869     1623    8
535     869     8
536     869     10
224     869     131
869     1279    6
...     ...     ...
811     120     1
251     120     1
1119    120     1
1352    120     1
1582    1566    1
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Let's apply a threshold and see what similarities the co-occurrence counting model yields:

similarities = res[res['count'] > 1000]

item1   item2   count
142     714     1085
236     280     1531
142     236     1046
280     471     1105
142     280     1349
...     ...     ...
450     252     1085
219     218     1379
450     198     1116
677     1       1162
677     259     1347
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And convert encoded ints for the first result:

i2a[142], i2a[714]
('1dfeR4HaWDbWqFHLkxsg1d', '26bcq2nyj5GB7uRr558iQg')
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This might be a final solution, but we're overlooking an important aspect when we filter pairs in this way: less popular artists will always have fewer co-occurrences, yet they may still be similar to each other. To address this, we can add a normalisation step.

First, let's count the total number of mentions of each artist:

item_counts = res.groupby('item1')['count'].sum()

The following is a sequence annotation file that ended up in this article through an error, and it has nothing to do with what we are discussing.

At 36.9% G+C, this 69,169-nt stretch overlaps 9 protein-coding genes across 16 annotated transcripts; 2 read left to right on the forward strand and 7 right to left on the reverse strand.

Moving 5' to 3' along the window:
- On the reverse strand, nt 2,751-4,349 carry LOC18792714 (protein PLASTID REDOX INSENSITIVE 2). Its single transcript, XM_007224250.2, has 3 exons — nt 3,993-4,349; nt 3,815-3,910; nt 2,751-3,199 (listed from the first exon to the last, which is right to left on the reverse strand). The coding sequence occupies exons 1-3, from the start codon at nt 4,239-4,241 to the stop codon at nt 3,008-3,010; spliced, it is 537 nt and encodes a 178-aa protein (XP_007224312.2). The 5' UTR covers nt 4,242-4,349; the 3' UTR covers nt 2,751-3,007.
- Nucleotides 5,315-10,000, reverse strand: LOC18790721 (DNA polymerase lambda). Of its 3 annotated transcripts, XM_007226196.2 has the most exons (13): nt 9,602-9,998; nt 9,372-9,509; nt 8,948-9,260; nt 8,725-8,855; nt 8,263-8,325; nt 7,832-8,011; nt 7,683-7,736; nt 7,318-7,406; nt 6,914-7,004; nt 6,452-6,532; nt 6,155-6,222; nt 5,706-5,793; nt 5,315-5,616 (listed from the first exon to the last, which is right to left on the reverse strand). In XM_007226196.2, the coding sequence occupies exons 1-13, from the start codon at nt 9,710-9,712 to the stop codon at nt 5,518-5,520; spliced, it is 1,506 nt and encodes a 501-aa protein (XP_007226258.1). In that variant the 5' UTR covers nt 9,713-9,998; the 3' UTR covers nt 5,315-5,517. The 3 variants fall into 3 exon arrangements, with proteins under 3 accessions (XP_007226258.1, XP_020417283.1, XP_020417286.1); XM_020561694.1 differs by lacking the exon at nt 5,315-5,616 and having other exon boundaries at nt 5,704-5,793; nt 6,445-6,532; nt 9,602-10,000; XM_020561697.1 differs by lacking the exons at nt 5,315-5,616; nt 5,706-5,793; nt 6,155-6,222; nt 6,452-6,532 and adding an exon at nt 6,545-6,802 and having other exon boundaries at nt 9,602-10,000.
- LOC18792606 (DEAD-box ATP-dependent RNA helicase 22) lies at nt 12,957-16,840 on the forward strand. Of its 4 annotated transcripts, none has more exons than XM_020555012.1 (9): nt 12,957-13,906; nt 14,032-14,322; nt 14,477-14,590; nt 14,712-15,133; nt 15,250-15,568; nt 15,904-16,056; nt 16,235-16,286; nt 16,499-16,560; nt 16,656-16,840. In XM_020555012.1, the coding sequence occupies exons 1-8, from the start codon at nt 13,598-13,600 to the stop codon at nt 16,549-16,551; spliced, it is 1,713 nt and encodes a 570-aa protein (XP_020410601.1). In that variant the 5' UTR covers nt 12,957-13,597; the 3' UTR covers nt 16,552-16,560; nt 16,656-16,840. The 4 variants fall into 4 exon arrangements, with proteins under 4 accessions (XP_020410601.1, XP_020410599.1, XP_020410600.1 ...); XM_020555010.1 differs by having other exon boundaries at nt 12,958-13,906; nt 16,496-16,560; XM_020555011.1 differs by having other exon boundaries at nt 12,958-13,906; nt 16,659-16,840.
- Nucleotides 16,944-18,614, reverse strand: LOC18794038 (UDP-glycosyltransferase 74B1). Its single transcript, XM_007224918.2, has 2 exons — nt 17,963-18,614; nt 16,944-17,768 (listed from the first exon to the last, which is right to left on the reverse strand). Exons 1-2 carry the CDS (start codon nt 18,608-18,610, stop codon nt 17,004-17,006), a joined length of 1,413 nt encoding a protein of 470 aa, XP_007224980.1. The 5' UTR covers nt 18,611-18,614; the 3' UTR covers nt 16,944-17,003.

0        71840
1       193403
2        29229
3       106297
4       182767
1168     18829
1169      9948
1170     24442
1171     12039
1172      8835
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Then, we can add a normalised count to each pair, which is computed as pair count diveded by a sum of total counts of individual items:

pair_count = res['count']
item1_total =
item2_total =
res['normalised_count'] = pair_count / (item1_total + item2_total)
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This normalised count penalises popular artists and boosts less popular.

item1   item2   count   normalised_count
320     714     10      0.000180
236     714     178     0.001518
280     714     202     0.001310
471     714     348     0.003135
714     1071    224     0.003058
...     ...     ...     ...
1088    616     1       0.000015
616     492     1       0.000016
616     517     1       0.000021
710     660     1       0.000030
591     219     1       0.000012
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If we apply the threshold to the normalised count, we can see how different pairs that were previously missing or present have been affected:

similarities = res[res.normalised_count > 0.004]

item1   item2   count   normalised_count
472     714     312     0.004030
142     714     1085    0.005807
647     714     605     0.005391
236     280     1531    0.008224
236     471     915     0.006402
...     ...     ...     ...
1172    1169    111     0.005910
1169    1166    89      0.005227
1135    1093    206     0.010754
1137    744     178     0.004037
1169    696     78      0.004469